Michael gave an excellent demonstration last month which was much enjoyed by all present. Using an old yamadori olive with terrific exposed roots (Neagari) that he collected 4-5 years ago, Michael walked us through the process of getting collected material to this stage and then where to go next.

Olive before work.

When collected, this tree was growing on a steep slope, the roots were already exposed and it had strappy growth to about 5 metres tall which was removed.

When Michael digs a tree, he flat cuts the roots and then uses a sharp knife to chamfer the trunk at a forty-five degree angle and applies a combination of hardwood powder and the gel hormone to the wound to promote root growth. The tree is then planted in a polystyrene box using fly ash (a by-product of brick making) mixed with finer soil. Fly ash is a very sharp and light material and works well for olives.

In designing a tree, Michael’s first step is creating the deadwood. He likes the way deadwood makes a tree look old and implies the force of nature. Michael uses an Arbortech for larger sections and then a Dremel for finer work when carving jins and shari. Olives have very hard wood so he doesn’t use lime sulphur or hardener as it is unnecessary. Michael always does this before setting up the foliage pads.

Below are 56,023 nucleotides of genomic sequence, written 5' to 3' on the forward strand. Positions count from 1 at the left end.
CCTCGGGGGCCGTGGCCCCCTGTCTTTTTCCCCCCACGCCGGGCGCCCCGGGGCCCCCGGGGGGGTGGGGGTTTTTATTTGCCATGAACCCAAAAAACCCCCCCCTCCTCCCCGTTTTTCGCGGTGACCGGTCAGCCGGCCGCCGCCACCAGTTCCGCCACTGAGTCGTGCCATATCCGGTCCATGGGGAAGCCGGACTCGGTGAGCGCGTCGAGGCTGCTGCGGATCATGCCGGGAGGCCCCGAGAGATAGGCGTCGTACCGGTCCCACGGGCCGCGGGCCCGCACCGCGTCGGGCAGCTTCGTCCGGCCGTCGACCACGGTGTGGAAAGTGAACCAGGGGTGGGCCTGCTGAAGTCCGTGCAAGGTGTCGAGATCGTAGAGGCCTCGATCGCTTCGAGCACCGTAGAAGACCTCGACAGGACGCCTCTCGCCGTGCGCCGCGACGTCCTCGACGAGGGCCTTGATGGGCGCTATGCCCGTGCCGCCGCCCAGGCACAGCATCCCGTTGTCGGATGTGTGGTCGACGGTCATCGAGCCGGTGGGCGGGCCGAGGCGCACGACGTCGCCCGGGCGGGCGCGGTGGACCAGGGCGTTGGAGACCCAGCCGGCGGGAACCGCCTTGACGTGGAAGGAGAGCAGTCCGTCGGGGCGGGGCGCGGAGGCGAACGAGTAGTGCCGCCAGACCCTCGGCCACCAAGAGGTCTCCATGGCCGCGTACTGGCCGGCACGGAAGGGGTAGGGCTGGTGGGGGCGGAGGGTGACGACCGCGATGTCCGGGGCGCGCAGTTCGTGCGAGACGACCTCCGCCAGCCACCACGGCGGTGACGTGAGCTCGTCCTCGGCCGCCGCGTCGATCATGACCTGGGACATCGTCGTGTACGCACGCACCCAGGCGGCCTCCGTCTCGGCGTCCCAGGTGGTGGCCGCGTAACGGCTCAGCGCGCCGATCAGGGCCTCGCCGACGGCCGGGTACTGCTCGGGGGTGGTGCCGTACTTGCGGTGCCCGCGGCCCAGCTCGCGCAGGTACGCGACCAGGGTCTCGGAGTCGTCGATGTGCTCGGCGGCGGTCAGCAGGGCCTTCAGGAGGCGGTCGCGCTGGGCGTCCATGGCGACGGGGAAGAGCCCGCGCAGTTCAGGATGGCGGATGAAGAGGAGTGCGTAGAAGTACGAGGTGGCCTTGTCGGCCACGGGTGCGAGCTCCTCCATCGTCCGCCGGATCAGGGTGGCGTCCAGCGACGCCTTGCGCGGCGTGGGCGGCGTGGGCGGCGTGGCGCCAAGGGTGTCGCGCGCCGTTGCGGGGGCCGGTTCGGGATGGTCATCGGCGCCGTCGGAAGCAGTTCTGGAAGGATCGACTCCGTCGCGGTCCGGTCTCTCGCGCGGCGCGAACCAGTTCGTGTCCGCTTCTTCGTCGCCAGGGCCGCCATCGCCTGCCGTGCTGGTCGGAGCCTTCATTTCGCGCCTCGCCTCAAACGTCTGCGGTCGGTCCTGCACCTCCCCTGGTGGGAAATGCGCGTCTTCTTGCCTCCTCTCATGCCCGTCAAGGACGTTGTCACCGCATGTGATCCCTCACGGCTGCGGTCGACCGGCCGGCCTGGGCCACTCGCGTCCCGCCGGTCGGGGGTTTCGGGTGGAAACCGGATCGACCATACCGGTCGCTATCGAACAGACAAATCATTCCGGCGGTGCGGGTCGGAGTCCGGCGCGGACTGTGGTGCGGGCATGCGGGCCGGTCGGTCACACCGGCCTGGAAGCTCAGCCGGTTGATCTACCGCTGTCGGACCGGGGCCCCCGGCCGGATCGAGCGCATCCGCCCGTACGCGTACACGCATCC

The basic pattern for this tree from then was: worked on then neglected, worked on then neglected, worked on then neglected, however it was fertilised regularly with Charlie Carp and Seasol every 2-3 weeks as well as slow release fertiliser.

This tree had multiple fronts and so multiple options so Michael firstly decided what he didn’t want. Long thick shoots were never going to get pleasing


movement, so these were removed. Michael never cuts flush with a bifurcation, always leaving a little stub (which can be cut back later) to provide protection for new, little branches.

The top of the tree had too much foliage so the top and back branches were reduced which revealed the trunk which was so interesting Michael decided to remove all the foliage from there.

Even though the top foliage had been worked, the tree really needed to have it removed.

The deadwood could now be seen. Because of the olive’s vigorous growth habit Michael wasn’t concerned about how much he cut back commenting that the tree and trunk had enough interest without too much foliage.

The foliage needs to match the tree so Michael continued to remove thicker branches that weren’t needed. The lowest branch was heavy and would not be easily moved into place so it was removed. The tree can back bud with better angles from cutting rather than the softer angles of wiring.

The olive will stay in this box for another two years before going into a pot so a lot can be done to the top because the roots haven’t be disturbed.

Michael sees this as a two branch tree, what’s there, with the foliage set a little behind the trunk and the apex being the deadwood. The pads are set flat for the moment to encourage budding but as they grow Michael will bring up and down movement into them so they do not remain flat.